Why Do People Dislike JSON?
It was cool and then it started getting a bad rap
I’ve seen a few people promoting GraphQL and gRPC over REST, almost purely on the merits of being “not JSON”. They moan about JSON and instil the virtues of these architectures for their use of stricter type systems.
As well as blaming JSON for various imagined faults, they continue on to blame REST for an entirely non existent reliance on JSON.
REST is a architectural concept, and doesn’t care what data format you use. A REST API can receive and transmit data in any combination of JSON, XML, CSV, images, videos, binary or lolcat. It really doesn’t matter.
As explained in You Might Not Need GraphQL, if you’re mainly interested in this specific feature, your REST API can absolutely implement Protobuf, Cap’n Proto, or any other similar stricter type system.
I posted a tweet along these lines, and got a great question back.
Dislike of JSON
When you hear somebody stating their dislike for JSON, it usually stems from the same thing: weak types. A field in JSON could be an integer in one instance, string in another, object on another response.
It could change at any moment, even accidentally, and it could go unnoticed by either client or server for a while. Some weakly typed languages like PHP don’t really worry about it, as a
123 and a
"123" are the same thing, but other languages certainly do fall over.
To imagine the difference, think about data structures in programming languages. When you type hint on “object” or “array” you have no idea what shape that data will be, but if you hint against a specific class or interface name then you’ve got some assurances. JSON is like an unnamed object/array, and a lot of people don’t like things being that vague.
There’s also a lack of explanation about what a field could contain. If you’re looking at a
status field, you do not know what other values it could contain.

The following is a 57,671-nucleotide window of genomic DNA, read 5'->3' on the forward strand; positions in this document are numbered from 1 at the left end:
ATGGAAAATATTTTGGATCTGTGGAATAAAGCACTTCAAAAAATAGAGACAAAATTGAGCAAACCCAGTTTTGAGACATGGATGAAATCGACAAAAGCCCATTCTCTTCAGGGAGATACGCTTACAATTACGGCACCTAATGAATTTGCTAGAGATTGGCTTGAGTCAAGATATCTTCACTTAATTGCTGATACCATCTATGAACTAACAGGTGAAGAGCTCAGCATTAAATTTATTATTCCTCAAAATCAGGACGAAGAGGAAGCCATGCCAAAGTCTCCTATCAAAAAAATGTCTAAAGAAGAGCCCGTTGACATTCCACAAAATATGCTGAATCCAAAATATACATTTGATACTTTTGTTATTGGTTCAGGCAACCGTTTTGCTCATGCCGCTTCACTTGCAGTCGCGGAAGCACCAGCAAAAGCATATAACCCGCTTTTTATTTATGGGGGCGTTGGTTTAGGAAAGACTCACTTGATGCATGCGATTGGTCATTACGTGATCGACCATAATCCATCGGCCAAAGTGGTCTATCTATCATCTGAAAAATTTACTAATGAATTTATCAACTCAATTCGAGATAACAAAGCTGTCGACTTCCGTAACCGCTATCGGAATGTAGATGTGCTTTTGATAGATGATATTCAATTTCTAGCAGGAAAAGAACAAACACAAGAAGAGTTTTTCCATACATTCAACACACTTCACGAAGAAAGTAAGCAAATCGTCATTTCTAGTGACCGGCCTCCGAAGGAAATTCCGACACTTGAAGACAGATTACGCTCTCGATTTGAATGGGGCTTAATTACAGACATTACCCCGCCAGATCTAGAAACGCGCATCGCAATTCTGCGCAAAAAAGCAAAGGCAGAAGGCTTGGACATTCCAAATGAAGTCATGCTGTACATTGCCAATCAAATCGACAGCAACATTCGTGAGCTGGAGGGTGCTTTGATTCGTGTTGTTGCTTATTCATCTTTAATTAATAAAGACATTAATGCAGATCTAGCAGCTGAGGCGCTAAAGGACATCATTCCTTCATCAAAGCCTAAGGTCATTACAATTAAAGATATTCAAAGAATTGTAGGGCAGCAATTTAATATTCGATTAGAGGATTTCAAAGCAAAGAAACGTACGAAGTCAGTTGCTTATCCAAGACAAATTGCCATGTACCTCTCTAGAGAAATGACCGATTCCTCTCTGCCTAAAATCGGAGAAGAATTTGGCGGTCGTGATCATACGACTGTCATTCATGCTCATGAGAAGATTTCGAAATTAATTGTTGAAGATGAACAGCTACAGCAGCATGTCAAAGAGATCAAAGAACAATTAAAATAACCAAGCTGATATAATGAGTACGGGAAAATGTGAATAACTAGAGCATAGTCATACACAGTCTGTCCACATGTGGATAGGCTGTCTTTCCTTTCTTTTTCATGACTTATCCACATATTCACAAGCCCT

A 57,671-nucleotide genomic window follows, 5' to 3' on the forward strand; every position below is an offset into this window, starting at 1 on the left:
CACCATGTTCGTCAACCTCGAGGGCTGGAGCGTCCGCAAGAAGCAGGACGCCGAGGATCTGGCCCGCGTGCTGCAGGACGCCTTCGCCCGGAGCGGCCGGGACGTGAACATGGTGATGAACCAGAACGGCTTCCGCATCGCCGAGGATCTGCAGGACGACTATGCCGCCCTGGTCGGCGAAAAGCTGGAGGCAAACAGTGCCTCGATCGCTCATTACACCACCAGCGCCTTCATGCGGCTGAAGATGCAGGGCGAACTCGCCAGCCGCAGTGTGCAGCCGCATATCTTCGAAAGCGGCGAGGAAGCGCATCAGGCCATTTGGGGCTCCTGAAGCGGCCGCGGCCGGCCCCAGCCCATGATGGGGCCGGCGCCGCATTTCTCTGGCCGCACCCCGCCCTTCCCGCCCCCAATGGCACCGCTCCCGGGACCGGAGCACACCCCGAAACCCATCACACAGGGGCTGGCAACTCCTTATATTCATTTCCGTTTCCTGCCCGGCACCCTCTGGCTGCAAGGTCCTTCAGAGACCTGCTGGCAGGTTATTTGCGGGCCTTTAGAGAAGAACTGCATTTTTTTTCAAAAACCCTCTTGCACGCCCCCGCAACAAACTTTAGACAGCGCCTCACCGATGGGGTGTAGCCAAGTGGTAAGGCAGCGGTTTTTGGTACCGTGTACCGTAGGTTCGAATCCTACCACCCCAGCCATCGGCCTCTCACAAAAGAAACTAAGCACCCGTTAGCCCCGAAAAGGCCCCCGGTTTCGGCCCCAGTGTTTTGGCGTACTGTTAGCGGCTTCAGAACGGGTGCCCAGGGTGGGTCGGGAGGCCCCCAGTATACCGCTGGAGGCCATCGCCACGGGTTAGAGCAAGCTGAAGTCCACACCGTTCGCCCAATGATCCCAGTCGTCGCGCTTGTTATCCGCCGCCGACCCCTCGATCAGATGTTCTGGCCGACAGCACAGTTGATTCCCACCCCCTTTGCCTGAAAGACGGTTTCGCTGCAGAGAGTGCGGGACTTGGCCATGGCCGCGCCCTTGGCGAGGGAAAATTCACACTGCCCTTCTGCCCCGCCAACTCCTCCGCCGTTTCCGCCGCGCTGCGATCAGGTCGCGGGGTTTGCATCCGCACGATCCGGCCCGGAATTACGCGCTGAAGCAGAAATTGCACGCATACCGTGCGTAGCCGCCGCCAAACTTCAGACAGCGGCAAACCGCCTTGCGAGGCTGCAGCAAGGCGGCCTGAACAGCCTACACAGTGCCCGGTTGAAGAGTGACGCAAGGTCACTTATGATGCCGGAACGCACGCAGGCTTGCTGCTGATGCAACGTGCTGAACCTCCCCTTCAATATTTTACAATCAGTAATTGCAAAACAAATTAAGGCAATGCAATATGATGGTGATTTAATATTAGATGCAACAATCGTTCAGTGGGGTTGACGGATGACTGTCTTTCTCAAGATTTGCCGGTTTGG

None of this has anything to do with JSON. This would be the same if you built an API in XML or CSV, yet still people blame JSON.
Data by itself is vague. Data needs metadata. This concept isn’t new, it’s just been ignored for a while, and it’s time to remember how things used to work.
Everything Has Happened Before
In the late 90's, people were building XML-RPC APIs with arbitrary fields being sent up and down. There was not much explanation about what anything was, and a string could change to an integer rather easily.
This was much worse in XML as everything is a string anyway, so XML Schema (XSD) was developed to describe the contracts. Humans and computers then knew which types which fields were expected to be, and loads of expectations could be built around that.
XML Schema was one of the core concepts of SOAP, which people then started to hate due to being overly complicated. They rushed to REST, with some people trying to “fit the entire request in the URL” as a testiment to how simple REST was.
If your idea of a good API interaction is
json_decode(file_get_contents("http://api.example.org/v2/something.csv")) then you might need to read this book.
Confusing REST for this oversimplified style of interaction, then blaming it for tripping you up, is exceedingly daft.
Everything Will Happen Again
In REST this stuff is optional. You can use it if you want, or you can ignore it. Even if you implement JSON Schema, nobody has to interact with it.
That’s about it.
Or you can use Protobuf.
Or, you can still use JSON Schema and add a step in your build chain to generate Protobuf contracts from JSON Schema; Offering both depending on the Content-Type header.
The world is your oyster once you write specifications.
The ecosystem for JSON Schema, specifications, documentation, etc., is still ongoing and improving, but a lot of people are throwing the baby out with the bath water and jumping into whole API rewrites for a benefit they could easily have in their existing APIs.
Most importantly, let’s not confuse people by blaming JSON or REST for problems that are nothing to do with either of them.
If you want an easy start with JSON Schema, there are online editors you can play with.